Better to fully load your configuration with all possible modules and software components right at the start. If you never use them, then nothing's lost except a small corner of your system disk. They'll never get loaded into memory, nor executed, and therefore won't take up any important resource. Doing this also keeps you sweet so far as software support goes. Try calling in a fault to the vendor/supporter, only to explain to the hell-desk people that you've fiddled about with the installation, but please will they fix it for you anyway? You won't even need a phone to hear them laughing at you.
For the seriously stingy, there's always "nliteos" which has been paring down operating systems for a long time.
The number of people who dont get the point is pretty funny.
It isn't about disk space, it's about only installing what you need. This has a large number of rewards.
Fewer things to patch.
Fewer misc things can go wrong and trash your machine.
Fewer security vulnerabilities to attack.
It's about really knowing what's running on your server, and if you don't know the value of that, well then what's the point.
Interesting, but it's easier than that.
Microsoft could destroy the company in seconds, by introducing an unencrypted form of readyboost that used internal ram.
So I stick 20Gig of ram in a box (£800), 4 gig used for applications and OS, and then 14Gig of cheap ram to cache every file in SystemRoot, Program Files and Documents and Settings, and 2Gig of Ram to store the Paging file.
Hey presto, most files are loaded once, so the machine just gets faster and faster and faster, to an asymptotic limit dependent on the motherboard components, where the only things being written are a few logs and a few user files. It then doesn't really matter how slow the drive is.
They won't do this of course, because the geniuses at the backend who powered microsoft's rise, have now made the company so successful it can afford to take on "business analysts" and "product development" consultants, and these have overruled the clever people with flowery talk.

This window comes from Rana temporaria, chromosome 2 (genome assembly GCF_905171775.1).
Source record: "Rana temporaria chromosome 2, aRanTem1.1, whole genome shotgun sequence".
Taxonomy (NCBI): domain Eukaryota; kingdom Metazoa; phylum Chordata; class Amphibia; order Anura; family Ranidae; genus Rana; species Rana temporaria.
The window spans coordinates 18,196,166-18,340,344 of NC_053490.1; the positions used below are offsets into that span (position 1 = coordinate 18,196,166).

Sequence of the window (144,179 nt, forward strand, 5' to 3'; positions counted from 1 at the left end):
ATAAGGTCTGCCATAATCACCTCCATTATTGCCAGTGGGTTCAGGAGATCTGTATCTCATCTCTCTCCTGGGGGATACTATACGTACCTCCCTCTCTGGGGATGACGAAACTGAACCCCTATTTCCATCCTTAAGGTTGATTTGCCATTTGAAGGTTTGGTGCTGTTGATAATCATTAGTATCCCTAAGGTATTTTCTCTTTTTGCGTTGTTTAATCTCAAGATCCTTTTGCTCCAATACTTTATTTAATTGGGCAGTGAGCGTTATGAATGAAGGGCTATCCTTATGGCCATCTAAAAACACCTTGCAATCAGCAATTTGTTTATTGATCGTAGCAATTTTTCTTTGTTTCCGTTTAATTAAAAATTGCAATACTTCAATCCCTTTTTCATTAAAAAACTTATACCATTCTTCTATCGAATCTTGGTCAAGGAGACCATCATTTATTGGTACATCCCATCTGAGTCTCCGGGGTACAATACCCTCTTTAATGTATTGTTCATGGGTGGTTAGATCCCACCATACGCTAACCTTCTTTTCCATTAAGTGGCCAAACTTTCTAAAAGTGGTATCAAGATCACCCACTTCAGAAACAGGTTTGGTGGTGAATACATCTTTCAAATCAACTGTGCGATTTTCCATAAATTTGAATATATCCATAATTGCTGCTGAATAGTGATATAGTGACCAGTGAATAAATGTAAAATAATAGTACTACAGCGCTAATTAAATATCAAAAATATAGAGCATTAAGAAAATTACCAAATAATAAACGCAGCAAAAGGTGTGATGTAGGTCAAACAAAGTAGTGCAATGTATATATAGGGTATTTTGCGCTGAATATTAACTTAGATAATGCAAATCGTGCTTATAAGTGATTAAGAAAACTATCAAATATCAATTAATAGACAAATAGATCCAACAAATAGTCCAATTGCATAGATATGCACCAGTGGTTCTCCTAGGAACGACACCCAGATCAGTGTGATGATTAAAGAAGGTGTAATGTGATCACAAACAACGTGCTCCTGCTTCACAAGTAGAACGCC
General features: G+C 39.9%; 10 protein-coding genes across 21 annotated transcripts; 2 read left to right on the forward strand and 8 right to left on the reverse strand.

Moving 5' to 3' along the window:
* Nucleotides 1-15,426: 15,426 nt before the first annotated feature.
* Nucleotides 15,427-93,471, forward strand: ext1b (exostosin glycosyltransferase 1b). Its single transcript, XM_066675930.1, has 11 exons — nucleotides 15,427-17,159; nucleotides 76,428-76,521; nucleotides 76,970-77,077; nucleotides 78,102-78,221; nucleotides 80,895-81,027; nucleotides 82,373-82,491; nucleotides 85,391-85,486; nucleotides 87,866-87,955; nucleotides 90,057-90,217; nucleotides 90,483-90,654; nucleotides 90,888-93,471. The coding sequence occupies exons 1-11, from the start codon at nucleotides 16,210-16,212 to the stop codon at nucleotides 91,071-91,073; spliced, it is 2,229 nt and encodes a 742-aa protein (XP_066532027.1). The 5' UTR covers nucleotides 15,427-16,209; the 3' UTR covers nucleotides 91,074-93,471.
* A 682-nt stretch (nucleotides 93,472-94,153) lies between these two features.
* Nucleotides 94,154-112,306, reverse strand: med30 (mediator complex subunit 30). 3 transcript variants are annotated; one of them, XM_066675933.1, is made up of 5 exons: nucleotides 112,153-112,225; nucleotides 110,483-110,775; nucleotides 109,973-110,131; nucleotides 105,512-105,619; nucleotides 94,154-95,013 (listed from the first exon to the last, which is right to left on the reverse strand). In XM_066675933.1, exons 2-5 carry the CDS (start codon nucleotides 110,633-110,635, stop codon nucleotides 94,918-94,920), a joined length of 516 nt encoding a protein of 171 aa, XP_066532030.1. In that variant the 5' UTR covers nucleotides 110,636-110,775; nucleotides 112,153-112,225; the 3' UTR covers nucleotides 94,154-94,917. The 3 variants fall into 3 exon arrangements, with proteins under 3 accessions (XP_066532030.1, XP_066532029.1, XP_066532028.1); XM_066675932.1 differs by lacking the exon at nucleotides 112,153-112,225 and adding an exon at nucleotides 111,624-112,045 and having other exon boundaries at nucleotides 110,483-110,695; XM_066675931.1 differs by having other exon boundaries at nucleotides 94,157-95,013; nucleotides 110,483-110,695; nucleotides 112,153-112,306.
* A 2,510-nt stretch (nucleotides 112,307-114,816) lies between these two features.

7TB in 2U still does not compare to the 72TB you can get in 4U if you load up a Sun X4500 with the Seagate 1.5TB monsters! Even with "only" 1TB disks, you can still get a health 48TB. I wish more vendors would take the top-loading approach as it offers a much greater density than front-loading.
I agree, the point isn't what your saving in disk space, its the software management. Using this system would appear to make applications more maintainable across a large number of machines because they are all drawing the software from a single location.
Hmm at some of the comments
Hmm El Reg I think some of these comments have gotten stuck in the wrong thread, might wanna give the comments DB a shake...
As to the story, good idea, I mean Imagine it Vista with the eye candy but not the bloat running on a nice "older" system with say 1Gb of Ram instead of 4Gb + god knows how much HDD space, just wish MS would get the point that more isn't always well "more".
There's something to be said for building a server in 10 minutes or increasing the density of images per box or reducing the maintenance window for offline/online defragmentation of the image or building a server with nothing but usb drive ports with true plug and play functionality or using them in combination with SSflash drives in high performance applications to lower per unit costs.
Somebody has to be able to see some advantage to this.
Oh God ...
Surrounded by half-wit children.
Neither wonder computing is in such a state.